Last week, the NCAA’s football rules committee suggested increasing the penalty for targeting a defenseless player from a personal foul to a mandatory ejection. The intent of the rule, promoting player safety by eradicating head shots, is laudable. But implementing it in an effective manner may prove difficult.
Football, for either humane or liability reasons, must change. Eliminating the worst of collisions, caused by players aiming high and dropping their helmet to deploy it as a weapon, is both feasible and necessary. The NFL has had some success. College football faces a far more difficult challenge.
The NFL can modify behavior with fines. College football does not pay the labor force. The NFL has well-trained, professional players who can adjust themselves. In college football the impetus for change must come from the coaches. An occasionally called 15-yard penalty does not appear to inspire coaches to act.
Coaches don’t want star defenders ejected. The penalty, in a perfect world, would incite coaches to teach proper tackling to avoid that prospect. College football refereeing is not perfect.
College referees aren’t great. There’s a quality drop off from the NFL. There’s a much larger group of officials. There is no centralized body to enforce discipline. The rule will exist on paper. As with the present iteration there will be substantial variance on how and how often targeting is called.
Targeting itself is also a tough penalty to call. It’s most often a judgement all. Did the player aim high? Did the runner or receiver lower into contact? This can be impossible to tell in real time and debatable on tape.
Increasing the penalty ratchets up the pressure on referees to make the proper call and the costs for not doing so. As with fouls in the penalty area in soccer, the enhanced penalties may make referees more reticent to call the penalty. That would make players less safe.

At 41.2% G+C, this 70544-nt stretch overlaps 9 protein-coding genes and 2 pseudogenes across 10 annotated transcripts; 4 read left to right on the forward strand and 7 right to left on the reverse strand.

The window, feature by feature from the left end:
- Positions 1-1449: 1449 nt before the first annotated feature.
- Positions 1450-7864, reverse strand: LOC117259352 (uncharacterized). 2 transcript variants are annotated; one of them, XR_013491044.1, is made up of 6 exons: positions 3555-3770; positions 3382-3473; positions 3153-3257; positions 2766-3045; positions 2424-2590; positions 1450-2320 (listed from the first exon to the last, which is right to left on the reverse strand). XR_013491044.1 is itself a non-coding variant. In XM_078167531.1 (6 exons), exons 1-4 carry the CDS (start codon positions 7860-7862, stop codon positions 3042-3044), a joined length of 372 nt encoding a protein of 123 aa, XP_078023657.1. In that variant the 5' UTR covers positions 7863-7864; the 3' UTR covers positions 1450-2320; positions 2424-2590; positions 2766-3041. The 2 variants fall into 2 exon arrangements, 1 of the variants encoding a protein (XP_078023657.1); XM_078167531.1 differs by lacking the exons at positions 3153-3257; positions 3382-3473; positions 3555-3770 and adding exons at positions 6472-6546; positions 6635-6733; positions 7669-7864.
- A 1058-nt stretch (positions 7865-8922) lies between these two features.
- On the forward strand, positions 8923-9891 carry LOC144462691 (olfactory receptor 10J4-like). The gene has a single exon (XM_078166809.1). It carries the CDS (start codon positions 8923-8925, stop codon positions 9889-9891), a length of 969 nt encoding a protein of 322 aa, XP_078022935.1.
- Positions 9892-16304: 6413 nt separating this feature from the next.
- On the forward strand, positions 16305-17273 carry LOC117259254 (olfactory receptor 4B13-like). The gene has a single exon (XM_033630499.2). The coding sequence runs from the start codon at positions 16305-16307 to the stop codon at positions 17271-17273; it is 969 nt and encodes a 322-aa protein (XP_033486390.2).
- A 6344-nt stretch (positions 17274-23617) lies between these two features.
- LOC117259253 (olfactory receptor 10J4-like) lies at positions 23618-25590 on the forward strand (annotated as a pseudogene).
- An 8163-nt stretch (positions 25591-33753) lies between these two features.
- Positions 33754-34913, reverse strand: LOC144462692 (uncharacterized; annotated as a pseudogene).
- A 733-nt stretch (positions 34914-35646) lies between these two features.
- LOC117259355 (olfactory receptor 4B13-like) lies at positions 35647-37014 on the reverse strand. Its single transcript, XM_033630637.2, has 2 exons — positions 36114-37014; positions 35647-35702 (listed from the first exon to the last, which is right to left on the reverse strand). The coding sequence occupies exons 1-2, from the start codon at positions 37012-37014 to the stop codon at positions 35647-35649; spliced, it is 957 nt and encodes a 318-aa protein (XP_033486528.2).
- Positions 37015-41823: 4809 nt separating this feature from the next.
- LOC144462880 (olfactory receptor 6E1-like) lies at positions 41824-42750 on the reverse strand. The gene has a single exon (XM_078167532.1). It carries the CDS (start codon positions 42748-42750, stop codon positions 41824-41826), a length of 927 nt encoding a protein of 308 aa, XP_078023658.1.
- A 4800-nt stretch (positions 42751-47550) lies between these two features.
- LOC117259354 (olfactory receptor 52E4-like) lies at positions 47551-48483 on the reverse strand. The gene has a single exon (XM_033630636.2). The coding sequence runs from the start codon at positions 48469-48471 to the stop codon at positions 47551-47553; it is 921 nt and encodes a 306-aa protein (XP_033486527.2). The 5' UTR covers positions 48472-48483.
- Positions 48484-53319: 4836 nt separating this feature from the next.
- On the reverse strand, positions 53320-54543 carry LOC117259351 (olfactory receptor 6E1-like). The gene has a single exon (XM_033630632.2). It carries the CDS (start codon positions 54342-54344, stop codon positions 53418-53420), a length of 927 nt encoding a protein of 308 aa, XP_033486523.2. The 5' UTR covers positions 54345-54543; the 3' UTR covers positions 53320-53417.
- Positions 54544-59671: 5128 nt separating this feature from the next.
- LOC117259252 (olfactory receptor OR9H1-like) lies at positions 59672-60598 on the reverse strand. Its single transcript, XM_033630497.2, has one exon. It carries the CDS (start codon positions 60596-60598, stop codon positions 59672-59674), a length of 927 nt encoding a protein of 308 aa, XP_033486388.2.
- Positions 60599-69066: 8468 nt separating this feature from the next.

Mandatory ejections for targeting sound great, but a probable outcome would be more confusion, more controversy and a chilling effect on enforcement.
No solution is perfect. The most reasonable might be to have a sober party review the evidence and levy suspensions after the game. That notion, however, returns us to college football’s decentralized authority. The “sober party” would have to be conferences. Can we really trust the SEC or the Big Ten to suspend a key player for a controversial hit when it might be detrimental to the conference’s own self-interest?
This would be an ideal situation for a national collegiate body to take charge. Alas, the NCAA remains a vacant window-dressing, concerned only with keeping its basketball tournament tax-exempt and developing progressively archaic and invasive marijuana testing.
[Photo via USA Today Sports]